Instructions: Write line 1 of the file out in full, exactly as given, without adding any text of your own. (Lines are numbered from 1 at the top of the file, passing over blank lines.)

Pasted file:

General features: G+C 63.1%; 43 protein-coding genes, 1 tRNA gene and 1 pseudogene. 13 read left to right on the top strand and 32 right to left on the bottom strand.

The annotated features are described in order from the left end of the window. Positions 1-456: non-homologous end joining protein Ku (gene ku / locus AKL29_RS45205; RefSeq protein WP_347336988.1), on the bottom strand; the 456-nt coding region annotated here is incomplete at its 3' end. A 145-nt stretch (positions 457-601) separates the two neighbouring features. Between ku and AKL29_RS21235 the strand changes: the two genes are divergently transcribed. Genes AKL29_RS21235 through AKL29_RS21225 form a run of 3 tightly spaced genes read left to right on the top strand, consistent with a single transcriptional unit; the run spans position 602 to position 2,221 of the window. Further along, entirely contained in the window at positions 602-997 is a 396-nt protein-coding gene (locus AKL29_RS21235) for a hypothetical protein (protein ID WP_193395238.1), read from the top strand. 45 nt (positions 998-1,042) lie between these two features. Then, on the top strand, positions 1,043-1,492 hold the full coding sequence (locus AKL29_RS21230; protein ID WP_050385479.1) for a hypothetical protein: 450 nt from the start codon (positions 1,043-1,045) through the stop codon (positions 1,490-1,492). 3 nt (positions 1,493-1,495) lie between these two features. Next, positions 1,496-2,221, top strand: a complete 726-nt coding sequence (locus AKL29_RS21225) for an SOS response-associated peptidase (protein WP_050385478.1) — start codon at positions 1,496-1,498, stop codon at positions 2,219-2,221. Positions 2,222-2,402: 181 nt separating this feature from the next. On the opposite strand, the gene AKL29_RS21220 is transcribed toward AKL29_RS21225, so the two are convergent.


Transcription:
General features: G+C 63.1%; 43 protein-coding genes, 1 tRNA gene and 1 pseudogene. 13 read left to right on the top strand and 32 right to left on the bottom strand.